Updated: July 11, 2019 5:30:55 am
The Arvind Kejriwal government’s CCTVs in classrooms project was the subject of two pieces published in The Indian Express on July 8, including the editorial, ‘Classroom and eye’. Both spoke of the lofty ideals of education and how live streaming of restricted CCTV footage from classrooms to parents is antithetical to them. This reflects a deep disconnect between those who hold this view and the reality of the country’s government schools.
Before the AAP government brought budgetary and administrative focus back on providing quality education in public schools, Delhi’s government schools, not unlike government schools across the country, were in disrepair. Several steps were taken to improve schools. Although the infrastructure upgrade has lifted spirits of parents and teachers alike, what has truly turned schools around is the involvement of parents in the management of schools.
Government schools are a key public good that taxpayers fund to ensure every child has access to education, financial ability notwithstanding. Like any arm of the government, these schools will decay if not made accountable to the people.
When parents leave children in the custody of government schools, the government owes a duty to parents to look after their education, safety and well-being. The world over, parental oversight has been the bedrock of effective school management. In private schools, this is often achieved smoothly because parents are empowered by their own education and economic leverage due to the fees they pay. To achieve this in state schools, extraordinary measures are needed to empower parents in order to hold schools accountable.
In Delhi, the government has revived School Management Committees (SMCs), parent bodies mandated by the Right to Education Act. They have been empowered to monitor and supervise basic deliverables of schools, such as teacher attendance, healthy mid-day meals, clean washrooms, drinking water, etc. The AAP government has constantly encouraged parental participation in school, especially through regular parent teacher meetings, which were a rarity in government schools. The CCTV in classrooms project is the natural next step towards increasing accountability of schools.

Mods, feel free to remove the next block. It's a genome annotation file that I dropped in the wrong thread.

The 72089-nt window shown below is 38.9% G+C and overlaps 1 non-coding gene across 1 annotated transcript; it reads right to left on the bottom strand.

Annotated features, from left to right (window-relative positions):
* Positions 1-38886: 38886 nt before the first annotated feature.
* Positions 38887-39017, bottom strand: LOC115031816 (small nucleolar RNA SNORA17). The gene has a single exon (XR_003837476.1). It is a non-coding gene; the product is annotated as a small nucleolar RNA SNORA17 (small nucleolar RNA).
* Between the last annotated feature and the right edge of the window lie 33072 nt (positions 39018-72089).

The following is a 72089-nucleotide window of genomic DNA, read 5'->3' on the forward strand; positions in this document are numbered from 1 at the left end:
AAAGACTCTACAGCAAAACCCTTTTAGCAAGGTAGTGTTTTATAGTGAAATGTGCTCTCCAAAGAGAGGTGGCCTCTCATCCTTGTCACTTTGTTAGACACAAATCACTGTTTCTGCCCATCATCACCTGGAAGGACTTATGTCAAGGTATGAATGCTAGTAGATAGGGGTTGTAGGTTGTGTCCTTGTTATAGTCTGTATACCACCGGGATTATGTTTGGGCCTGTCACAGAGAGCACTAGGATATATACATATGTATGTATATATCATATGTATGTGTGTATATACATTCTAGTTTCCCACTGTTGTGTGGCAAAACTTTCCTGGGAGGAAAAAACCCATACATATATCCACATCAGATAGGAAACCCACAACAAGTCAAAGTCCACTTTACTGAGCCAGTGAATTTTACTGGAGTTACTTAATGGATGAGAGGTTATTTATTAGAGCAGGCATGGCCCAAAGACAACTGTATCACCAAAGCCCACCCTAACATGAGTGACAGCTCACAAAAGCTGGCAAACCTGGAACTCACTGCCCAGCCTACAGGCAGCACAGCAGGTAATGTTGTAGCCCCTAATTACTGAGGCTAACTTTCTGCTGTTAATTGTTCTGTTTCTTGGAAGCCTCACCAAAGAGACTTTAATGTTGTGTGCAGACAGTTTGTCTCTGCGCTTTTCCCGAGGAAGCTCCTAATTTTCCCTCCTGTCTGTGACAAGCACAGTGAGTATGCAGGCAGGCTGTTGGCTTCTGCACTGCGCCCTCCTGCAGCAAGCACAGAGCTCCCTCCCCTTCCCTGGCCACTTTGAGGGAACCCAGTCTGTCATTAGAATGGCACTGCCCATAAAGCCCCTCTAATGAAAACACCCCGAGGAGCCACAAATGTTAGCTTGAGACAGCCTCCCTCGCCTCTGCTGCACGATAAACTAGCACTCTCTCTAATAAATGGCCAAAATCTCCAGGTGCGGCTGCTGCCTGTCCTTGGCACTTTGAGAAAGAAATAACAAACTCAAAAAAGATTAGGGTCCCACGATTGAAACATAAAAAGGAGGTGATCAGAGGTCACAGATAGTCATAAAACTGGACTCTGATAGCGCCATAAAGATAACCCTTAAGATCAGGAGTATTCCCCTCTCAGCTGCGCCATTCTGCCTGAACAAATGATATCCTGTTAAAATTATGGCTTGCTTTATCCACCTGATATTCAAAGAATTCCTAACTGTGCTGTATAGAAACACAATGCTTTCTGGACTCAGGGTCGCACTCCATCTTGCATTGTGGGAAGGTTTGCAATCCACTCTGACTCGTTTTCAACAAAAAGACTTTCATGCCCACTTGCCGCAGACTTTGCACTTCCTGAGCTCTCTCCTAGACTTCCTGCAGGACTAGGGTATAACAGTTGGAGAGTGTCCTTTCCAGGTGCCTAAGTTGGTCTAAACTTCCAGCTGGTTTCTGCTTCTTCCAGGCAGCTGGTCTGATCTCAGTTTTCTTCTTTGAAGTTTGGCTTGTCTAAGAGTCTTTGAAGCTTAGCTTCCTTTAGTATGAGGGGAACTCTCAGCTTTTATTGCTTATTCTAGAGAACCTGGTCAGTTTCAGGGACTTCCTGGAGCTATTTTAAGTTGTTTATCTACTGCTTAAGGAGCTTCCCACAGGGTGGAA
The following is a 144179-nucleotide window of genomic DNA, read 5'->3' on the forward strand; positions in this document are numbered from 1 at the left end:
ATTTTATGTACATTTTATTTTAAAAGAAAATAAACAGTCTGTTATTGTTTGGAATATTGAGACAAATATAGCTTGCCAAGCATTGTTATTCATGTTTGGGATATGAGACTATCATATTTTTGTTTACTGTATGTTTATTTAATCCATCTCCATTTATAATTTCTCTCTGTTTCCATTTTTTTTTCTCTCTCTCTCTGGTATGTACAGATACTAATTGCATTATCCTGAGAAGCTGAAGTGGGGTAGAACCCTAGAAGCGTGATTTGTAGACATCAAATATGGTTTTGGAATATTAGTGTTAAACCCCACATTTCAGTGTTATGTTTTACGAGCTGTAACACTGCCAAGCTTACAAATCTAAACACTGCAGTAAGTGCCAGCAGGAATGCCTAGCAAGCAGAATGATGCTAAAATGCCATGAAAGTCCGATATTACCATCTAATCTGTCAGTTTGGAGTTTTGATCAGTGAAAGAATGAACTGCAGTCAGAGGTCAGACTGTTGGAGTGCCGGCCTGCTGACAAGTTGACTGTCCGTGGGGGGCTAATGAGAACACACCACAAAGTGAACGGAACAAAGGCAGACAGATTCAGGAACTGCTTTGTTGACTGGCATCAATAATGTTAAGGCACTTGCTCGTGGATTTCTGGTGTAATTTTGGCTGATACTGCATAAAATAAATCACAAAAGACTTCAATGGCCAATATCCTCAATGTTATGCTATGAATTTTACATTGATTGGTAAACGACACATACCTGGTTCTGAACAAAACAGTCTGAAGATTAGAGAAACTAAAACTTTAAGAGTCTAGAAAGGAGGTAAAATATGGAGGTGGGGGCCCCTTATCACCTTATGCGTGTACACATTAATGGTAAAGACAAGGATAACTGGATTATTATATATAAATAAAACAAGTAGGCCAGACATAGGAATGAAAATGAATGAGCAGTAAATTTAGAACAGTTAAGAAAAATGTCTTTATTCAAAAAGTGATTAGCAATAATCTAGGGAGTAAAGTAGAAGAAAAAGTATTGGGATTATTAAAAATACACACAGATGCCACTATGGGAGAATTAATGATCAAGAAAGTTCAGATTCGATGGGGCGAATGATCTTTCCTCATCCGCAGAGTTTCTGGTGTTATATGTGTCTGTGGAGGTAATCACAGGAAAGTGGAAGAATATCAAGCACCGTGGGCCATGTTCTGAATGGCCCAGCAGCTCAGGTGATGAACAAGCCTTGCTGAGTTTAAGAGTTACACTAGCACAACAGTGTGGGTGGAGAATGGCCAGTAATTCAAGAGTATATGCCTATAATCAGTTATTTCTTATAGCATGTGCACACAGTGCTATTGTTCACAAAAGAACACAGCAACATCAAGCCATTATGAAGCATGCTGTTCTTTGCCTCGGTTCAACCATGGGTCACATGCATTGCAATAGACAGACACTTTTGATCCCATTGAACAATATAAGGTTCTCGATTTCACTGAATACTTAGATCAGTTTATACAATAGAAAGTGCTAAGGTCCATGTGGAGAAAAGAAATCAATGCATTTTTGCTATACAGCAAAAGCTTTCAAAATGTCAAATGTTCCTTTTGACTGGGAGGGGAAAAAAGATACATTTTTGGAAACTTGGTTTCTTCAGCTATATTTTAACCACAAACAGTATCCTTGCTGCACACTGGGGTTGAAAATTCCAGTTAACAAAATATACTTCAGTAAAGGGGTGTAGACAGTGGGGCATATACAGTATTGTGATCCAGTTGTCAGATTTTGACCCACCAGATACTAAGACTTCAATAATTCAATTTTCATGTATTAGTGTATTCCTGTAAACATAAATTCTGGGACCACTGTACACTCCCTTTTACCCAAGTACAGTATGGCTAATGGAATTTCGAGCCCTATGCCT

Sanjay Srivastava calls the project “gimmicky”, but in my view the project may have been gimmicky had the government installed CCTV cameras in classrooms and left it at that. By sharing feeds with parents, it is actually ensuring that the crores of public money invested into CCTVs are not wasted. Often, CCTVs fail to serve their purpose for lack of motivated monitoring. Outsourcing of the monitoring to an invested stakeholder like parents is actually a smart innovation.
The CCTV feeds can aid parents to identify several problems their children may be facing, including bullying, corporal punishment, inadequate attention spans, teacher absenteeism and even student truancy. It will empower them to not just raise their children better but also to ask the right questions to their child’s school. This has the potential to transform the quality of education in state schools.
The insistence that such a measure is being forced on parents and that they are “agreeing” to it out of desperation is rather patronising. Delhi’s education department had several rounds of interaction with parents after a pilot programme in five schools last year where CCTVs were installed in classrooms. Children and teachers have also been consulted. None of the stakeholders expressed any discomfort. In fact, parents are enthusiastic about it. And why wouldn’t they be? A major section of the households that send children to government schools have both parents working long hours. Making it to school even for a parent-teacher meeting means relinquishing a day’s wage for many. With smartphones and internet data becoming increasingly accessible, if governments are leveraging technology towards a social good it must be welcomed.
While privacy as a fundamental right is important, where does one draw the line between private and public? Classrooms cannot be classified as private by any stretch of imagination. Moreover, the feed being provided to parents is highly restricted. Only the feed for their own children will be provided to parents, through a mobile app that can be accessed thrice a day for maximum for 15 minutes each. The feed does not include audio, and can only be accessed live. One can only confirm the physical presence of the teacher and children in this window.
The criticism that there are no studies to suggest any positive impact of CCTVs in classrooms is oblivious to the fact that this is the first such project in the world. Proactive governments take decisions based on the problems at hand and social understanding. This project was first thought of after a series of crimes were reported in school premises a few years ago. A child was raped in a private school, a young boy was allegedly murdered in another, and most shockingly, a teacher was murdered by two Class 12 students inside a government school classroom. One doesn’t need empirical data to gather that schools can be sites of crime. If CCTVs can be deterrents to crime outside schools, they can be deterrents within too. And the one flaw with CCTVs, that they are generally not well monitored has also been fixed by the AAP government.
Marathe is a member of Delhi government’s Dialogue & Development Commission (DDC) Task force on school education
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